More than 63 million households in the U.S. own at least one dog, according to one survey.
That fact alone suggests the Eau Claire Children’s Theatre can figure a production of the musical “101 Dalmatians Kids” would attract interest.
Another selling point would be the immense popularity of Disney’s animated film version of the story, which first hit screens in 1961. Adding to the name recognition, a live-action version of the tale, starring Glenn Close as Cruella de Vil, premiered in 1996, with a sequel following on its heels four years later.
Then there’s the natural interest in a story combining the adorableness of puppies with fun and adventure, as Pongo and Perdita’s four offspring are stolen from their humans, Roger and Anita, by the diabolical Cruella.
“There’s a lot of dogs in there,” said Ethan Baker, who plays Pongo. “There’s a large number of people that really love dogs.”
Baker was one of five cast members of the production, which opens Thursday, who spoke during a conference call. The show, directed by Wayne Marek, opens Thursday.
Addilyn Seep, playing Cruella, noted the story’s familiarity.
“This is a childhood movie that I grew up on because my family really liked Disney. For us it’s sort of like a sense of nostalgia, I guess, sort of like the good old days,” she said with a laugh.
Lydia Jewell, who plays Anita, suggested that, contrary to appearances, “101 Dalmatians Kids” isn’t just for the younger set.
“I think the story line appeals to a lot of young kids, but it’s also interesting enough that adults can enjoy (the musical) as well,” she said.
The film studio’s track record also might provide incentive, suggested James Kircher, cast as Roger. “I think it is a really classic movie to watch,” he said. “And Disney’s a very big franchise, and I can see why people would really enjoy it.”
Asked to recount especially memorable scenes, the actors mentioned the following:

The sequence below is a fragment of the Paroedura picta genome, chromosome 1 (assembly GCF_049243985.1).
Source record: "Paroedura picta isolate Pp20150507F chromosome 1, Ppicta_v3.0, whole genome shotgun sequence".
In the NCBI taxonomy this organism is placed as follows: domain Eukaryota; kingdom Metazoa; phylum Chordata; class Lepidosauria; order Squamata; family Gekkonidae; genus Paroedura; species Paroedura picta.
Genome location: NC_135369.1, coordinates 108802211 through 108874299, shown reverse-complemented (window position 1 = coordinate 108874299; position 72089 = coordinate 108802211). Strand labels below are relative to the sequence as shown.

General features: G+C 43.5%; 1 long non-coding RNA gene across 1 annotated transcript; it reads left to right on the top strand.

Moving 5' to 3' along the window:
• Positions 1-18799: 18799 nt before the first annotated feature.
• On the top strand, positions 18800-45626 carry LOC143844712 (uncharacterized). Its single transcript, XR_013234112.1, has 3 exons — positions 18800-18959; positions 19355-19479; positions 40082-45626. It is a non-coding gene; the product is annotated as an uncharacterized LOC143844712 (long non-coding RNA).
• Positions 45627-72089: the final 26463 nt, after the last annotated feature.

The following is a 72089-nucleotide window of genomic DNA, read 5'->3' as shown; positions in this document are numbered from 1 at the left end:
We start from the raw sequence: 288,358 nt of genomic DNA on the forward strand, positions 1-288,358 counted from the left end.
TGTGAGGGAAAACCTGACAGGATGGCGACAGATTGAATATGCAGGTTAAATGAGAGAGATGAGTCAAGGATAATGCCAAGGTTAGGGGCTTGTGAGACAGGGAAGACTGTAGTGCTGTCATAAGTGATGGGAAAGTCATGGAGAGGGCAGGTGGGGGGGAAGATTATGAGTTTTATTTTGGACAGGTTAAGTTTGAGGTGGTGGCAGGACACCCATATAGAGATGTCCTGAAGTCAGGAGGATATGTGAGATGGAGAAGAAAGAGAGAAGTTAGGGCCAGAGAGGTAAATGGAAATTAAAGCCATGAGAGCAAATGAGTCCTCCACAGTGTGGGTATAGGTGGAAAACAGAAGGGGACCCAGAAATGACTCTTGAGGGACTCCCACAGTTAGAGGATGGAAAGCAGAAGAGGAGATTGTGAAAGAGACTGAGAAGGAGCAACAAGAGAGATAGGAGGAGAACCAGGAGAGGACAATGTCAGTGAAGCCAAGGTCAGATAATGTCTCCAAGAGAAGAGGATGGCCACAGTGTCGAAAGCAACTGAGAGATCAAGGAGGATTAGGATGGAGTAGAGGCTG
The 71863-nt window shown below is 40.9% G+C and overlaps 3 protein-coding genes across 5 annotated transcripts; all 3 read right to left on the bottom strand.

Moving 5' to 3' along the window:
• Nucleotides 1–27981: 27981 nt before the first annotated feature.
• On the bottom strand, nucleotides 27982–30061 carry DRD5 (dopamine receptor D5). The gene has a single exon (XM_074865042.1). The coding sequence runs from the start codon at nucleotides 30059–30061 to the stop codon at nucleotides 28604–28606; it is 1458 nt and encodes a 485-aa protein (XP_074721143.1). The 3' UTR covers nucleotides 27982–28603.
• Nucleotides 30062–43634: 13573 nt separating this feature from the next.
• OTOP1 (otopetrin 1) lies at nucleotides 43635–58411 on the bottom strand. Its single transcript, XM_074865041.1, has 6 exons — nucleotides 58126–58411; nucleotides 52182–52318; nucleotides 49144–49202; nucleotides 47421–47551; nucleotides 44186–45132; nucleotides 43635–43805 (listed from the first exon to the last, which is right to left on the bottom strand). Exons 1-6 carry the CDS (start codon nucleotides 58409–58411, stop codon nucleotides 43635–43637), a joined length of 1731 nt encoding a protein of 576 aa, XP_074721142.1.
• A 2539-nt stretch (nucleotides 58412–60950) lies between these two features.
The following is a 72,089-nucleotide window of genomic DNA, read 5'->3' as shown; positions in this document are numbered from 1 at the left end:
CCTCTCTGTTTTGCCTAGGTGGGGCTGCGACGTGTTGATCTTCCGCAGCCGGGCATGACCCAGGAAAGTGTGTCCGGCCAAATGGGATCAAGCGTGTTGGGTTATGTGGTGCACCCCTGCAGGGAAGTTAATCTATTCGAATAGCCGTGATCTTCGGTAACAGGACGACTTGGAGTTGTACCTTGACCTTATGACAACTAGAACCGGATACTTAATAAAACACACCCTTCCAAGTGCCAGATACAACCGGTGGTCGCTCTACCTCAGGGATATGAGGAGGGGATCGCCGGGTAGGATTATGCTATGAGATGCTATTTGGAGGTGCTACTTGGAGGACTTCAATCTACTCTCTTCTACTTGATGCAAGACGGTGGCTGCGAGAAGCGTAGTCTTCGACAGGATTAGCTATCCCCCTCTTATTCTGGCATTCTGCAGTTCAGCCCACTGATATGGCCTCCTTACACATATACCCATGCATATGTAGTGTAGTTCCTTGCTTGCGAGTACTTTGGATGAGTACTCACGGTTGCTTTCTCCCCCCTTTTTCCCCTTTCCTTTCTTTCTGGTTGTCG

• A distress signal for help in locating the purloined puppies, called “The Twilight Bark,” as explained by Rebecca Bohannon, portraying mama dog Perdita.
“I think that scene is really fun because you see each different dog that is in London, and they all have different accents that they have to do, she said.
• Cruella’s comical alarm at discovering the puppies have sneaked away, as noted by Seep. “There’s a whole chase scene that ensues, and it’s really fun to watch,” she said.
• A summary in song of Cruella’s creepiness, which Kircher identified.
“They start giving descriptions about her, which I think is really funny, and they start impersonating her and doing the poses that she does, which I think is really hilarious,” he said.
• The “really fun” choreography, Jewell put it.
“Even though it’s pretty simple, you can really tell that we’re having fun with it and it really goes with the musical well,” she said.
Of course, a stage play won’t provide a scene-for-scene duplication of the film. For example, in the movie, Cruella and her henchmen take the dogs by simply sneaking into the home and stealing them, but the play puts that into a musical number, Bohannon noted. “They sing the dogs’ favorite song, ‘Kanine Krunchies,’ to lure them out of the house,” she said.
The music was described by Bohannon as enjoyable for the cast and audience. “It’s all very upbeat and happy, and it’s a lot of fast words, a lot of extreme diction,” she said, laughing. “It’s fun music to sing; very fun to listen to too.”
In particular, Seep finds, the music related to Cruella’s parts features a distinctive style. “They have a very big band grand type sound, which is really fun to hear because you often don’t hear that in theater pertaining to one specific character,” she said.
Some of the cast members themselves have dogs in their family and can relate to the joys of having them around the house.
Bohannon, for example, has grown up with a dog (although she said that, sadly, the pet recently passed on).
“It’s fun having a dog,” she said. “Just your little support animal that you always have, and they’re fun to play with and fun to be around.”
Kircher also has appreciated canines’ company while growing up. With that experience he suggested it makes sense the creators of “101 Dalmatians Kids” would have scenes in which the dogs dance because “sometimes dogs act like they want to dance.”
However, liking dogs as a family pet isn’t a prerequisite for enjoying “101 Dalmatians Kids,” Bohannon pointed out.
“I definitely think there’s something that can be fun for everyone in the show,” she said, “even if you love dogs or absolutely hate them.”